Care should be exercised when making comparisons of Census data over time and the method of data collection should be clarified.

    Geographic Units

    In the Census, the smallest geographic area is a Collection District. It consists of approximately 225 households and generally represents the work of one Census collector. Collection Districts are aggregated to form larger geographic areas as part of the Australian Standard Geographic Classification (ASGC), (cat. no. 1216.0). A Statistical Local Area (SLA) is one of these larger geographic units and for this activity is the most appropriate way of representing the inner city area of Australia’s capital cities.

    6.1 Where is the inner city?

    Ask students to complete the following activities for a city of their choice.

    1. Provide a map of the central area of the chosen city. Ask students to use the Australian Bureau of Statistics website for Census information Select ‘Census Data Online’ and the product 2006QuickStats. Use the ‘Search’ tab to locate the area of study. For all capital cities (except Brisbane, Canberra and Darwin) type in the name of the capital city and press ‘Search’. Select 'Statistical Local Areas' shown in Table 1. A new map is generated showing the boundaries of this area. To view statistics on the area click ‘View QuickStats’

    To find the Statistical Local Area for inner Brisbane, Canberra and Darwin use the ‘Browse’ tab and search for the location ‘Statistical Local Area’. Brisbane is found within the Inner Brisbane Statistical Subdivision, Canberra within the North Canberra Statistical Subdivision and Darwin within the Darwin City Statistical Subdivision.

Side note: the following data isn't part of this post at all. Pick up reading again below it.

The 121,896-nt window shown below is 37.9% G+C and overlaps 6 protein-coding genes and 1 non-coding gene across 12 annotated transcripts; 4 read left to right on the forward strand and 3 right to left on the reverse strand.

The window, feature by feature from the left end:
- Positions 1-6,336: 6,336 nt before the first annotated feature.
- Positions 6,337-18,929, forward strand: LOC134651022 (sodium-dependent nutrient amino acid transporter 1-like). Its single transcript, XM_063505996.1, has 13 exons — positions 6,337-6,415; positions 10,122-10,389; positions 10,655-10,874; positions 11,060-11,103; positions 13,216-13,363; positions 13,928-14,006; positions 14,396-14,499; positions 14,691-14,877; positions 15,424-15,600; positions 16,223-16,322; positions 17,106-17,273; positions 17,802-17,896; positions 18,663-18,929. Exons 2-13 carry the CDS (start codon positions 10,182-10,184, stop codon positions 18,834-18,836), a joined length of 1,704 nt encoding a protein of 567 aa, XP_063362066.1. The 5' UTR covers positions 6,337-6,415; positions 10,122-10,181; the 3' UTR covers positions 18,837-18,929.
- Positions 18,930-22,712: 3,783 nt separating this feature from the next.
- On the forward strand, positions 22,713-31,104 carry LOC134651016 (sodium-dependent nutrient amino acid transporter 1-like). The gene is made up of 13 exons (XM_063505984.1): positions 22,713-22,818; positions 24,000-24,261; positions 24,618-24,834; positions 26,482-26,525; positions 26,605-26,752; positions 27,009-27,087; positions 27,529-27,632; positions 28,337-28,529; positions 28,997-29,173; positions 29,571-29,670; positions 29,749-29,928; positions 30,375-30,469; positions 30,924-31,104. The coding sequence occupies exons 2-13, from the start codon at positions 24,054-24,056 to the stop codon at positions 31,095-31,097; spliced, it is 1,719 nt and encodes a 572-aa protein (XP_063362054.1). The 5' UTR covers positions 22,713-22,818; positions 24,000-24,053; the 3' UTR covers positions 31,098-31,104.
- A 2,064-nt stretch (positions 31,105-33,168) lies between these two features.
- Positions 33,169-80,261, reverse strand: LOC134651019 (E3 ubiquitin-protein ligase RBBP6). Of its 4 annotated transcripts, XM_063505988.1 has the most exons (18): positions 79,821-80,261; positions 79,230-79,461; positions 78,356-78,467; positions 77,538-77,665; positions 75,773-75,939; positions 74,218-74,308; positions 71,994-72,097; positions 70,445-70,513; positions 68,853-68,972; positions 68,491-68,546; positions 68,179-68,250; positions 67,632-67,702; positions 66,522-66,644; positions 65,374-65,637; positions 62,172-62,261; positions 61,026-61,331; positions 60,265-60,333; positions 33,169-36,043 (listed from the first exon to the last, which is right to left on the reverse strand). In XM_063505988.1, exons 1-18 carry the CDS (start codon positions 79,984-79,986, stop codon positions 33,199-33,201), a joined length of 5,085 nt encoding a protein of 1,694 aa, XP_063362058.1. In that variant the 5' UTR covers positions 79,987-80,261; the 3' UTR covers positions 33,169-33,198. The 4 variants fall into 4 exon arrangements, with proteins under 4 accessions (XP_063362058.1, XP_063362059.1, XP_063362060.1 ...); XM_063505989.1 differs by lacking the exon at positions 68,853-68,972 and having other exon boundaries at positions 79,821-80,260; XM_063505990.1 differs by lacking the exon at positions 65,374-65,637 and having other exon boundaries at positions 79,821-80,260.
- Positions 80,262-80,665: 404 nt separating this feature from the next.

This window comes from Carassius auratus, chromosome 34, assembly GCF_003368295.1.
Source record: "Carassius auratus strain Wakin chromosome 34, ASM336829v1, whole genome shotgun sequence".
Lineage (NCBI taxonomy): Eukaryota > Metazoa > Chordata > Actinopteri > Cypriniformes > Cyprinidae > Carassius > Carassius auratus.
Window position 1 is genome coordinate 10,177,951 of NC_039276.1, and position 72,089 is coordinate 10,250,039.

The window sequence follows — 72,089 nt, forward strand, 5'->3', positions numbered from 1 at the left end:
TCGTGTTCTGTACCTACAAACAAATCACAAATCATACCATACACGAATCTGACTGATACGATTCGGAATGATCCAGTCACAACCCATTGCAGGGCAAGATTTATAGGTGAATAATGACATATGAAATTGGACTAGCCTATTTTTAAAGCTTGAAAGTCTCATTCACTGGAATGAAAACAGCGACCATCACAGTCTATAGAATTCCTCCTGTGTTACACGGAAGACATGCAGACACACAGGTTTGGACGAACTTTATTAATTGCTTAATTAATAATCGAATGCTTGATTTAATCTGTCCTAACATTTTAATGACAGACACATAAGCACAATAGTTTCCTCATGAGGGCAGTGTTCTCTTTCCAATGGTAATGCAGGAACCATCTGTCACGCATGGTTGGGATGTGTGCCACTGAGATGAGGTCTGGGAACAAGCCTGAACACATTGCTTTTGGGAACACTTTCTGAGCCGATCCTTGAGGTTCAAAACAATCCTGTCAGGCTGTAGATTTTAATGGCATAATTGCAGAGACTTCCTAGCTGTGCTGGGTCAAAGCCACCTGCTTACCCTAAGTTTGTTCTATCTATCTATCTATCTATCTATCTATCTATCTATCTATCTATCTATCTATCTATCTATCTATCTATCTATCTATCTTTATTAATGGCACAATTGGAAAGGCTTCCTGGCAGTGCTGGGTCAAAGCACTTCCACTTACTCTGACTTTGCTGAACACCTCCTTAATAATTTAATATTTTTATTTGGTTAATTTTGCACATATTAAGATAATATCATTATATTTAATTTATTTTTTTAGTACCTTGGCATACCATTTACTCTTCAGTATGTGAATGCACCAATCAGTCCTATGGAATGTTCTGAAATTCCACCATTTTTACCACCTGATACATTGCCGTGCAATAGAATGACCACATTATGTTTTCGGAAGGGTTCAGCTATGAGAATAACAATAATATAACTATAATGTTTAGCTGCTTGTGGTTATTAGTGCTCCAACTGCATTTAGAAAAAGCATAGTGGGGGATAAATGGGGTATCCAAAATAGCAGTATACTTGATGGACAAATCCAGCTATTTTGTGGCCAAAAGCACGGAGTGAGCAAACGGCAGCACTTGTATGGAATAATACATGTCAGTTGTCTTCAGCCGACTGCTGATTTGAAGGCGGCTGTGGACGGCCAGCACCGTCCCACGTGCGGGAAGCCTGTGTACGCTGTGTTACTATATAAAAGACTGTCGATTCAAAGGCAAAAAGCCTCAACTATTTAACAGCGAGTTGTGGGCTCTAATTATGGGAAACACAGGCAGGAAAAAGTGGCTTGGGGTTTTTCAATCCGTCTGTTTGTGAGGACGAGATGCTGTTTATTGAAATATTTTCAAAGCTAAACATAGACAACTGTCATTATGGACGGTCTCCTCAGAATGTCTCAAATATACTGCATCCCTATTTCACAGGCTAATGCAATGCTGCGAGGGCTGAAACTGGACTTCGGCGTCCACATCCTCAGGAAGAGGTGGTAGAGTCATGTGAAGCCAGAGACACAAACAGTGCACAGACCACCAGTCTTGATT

Ask students to shade their own map to show the boundaries of the Statistical Local Area covering the centre of the chosen capital city.

    2. Identify the boundaries which form the northern, eastern, southern and western sides of the Statistical Local Area.

    Does this area conform to your idea of the central part of the capital city? Discuss.

    6.2 How many people live in the centre of our capital cities?

    Activities in Section 6.2 should be completed in conjunction with the background information provided at the beginning of this section.

    The Census of Population and Housing provides a snapshot of the population at a point in time. The Census is held in August during the school term.
    Comparison of PopulationsCensus Community Profile Series (Time Series)QuickStats
    SLA codes and names Located on census night ( Place of enumeration)Place of usual residence on Census night
    105057201 Sydney (C) - Inner3608321991